WASHINGTON — The Teamsters Union and United Parcel Service have reached a contract agreement that will give 110,000 UPS workers a 30-cent-an-hour salary increase and bonuses in each of the three years of the contract, the union announced Friday.
But a dissident Teamsters group, Teamsters for a Democratic Union, immediately raised questions about the ratification vote, and a spokesman said the group has asked its attorneys to look into possible legal action aimed at forcing another vote or sending the contract back to the bargaining table.
David Pratt, a spokesman for the Detroit-based dissidents, said a majority of UPS workers--36,093--actually voted against the new contract, while 35,036 workers voted for it. But Pratt said the Teamsters invoked a provision in their constitution that requires a two-thirds majority of those voting to reject a contract offer.
The Teamsters issued a statement announcing the new contract, but the statement did not mention the vote count.
However, Ken Sternad, a spokesman for UPS in Greenwich, Conn., confirmed the vote totals given by Pratt. His source, he said, was the union.
"Quite obviously, we're disappointed that the votes that were cast weren't more favorable," Sternad said. "But we do consider the contract a good package. Our workers already are the highest paid in the trucking industry."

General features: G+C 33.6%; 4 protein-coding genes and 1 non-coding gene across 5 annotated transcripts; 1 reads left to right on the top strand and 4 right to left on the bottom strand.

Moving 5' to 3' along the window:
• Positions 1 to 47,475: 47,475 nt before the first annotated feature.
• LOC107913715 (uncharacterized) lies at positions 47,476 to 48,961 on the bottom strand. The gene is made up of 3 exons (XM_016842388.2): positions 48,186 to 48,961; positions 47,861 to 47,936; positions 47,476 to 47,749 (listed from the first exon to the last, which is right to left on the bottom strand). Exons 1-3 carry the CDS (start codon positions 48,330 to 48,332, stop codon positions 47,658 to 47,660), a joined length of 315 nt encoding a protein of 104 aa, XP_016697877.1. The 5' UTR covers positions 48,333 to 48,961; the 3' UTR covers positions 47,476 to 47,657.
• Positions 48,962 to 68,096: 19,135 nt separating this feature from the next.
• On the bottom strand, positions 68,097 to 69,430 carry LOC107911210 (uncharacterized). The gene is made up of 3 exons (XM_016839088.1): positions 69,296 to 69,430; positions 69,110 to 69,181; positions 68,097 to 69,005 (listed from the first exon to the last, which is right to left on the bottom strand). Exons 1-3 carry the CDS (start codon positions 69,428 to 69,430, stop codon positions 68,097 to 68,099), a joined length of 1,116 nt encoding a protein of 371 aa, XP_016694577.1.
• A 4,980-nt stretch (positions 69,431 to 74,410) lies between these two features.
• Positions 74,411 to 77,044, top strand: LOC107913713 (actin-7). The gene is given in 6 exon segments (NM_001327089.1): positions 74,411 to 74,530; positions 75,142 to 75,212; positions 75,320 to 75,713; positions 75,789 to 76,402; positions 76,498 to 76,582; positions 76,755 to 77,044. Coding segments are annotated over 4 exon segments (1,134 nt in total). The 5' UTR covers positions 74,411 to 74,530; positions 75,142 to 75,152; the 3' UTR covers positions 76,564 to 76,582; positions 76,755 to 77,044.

He said the 40,000 part-time workers at UPS, who primarily sort packages and load and unload trucks, now earn $8 an hour to start and, with experience, $9 an hour. Full-time workers, mainly drivers, now earn an average of $15.34 an hour, he said.
The Teamsters' statement said that by the end of the new contract, the full-timers' salaries will increase to nearly $16 an hour, and health, welfare and pension benefits will rise by $8 per week in each of the three years of the contract.
The agreement, which is retroactive to Aug. 1 and continues until July 1, 1990, also provides a $1,000 bonus for full-time workers for each year of the contract and a $500 bonus for part-timers.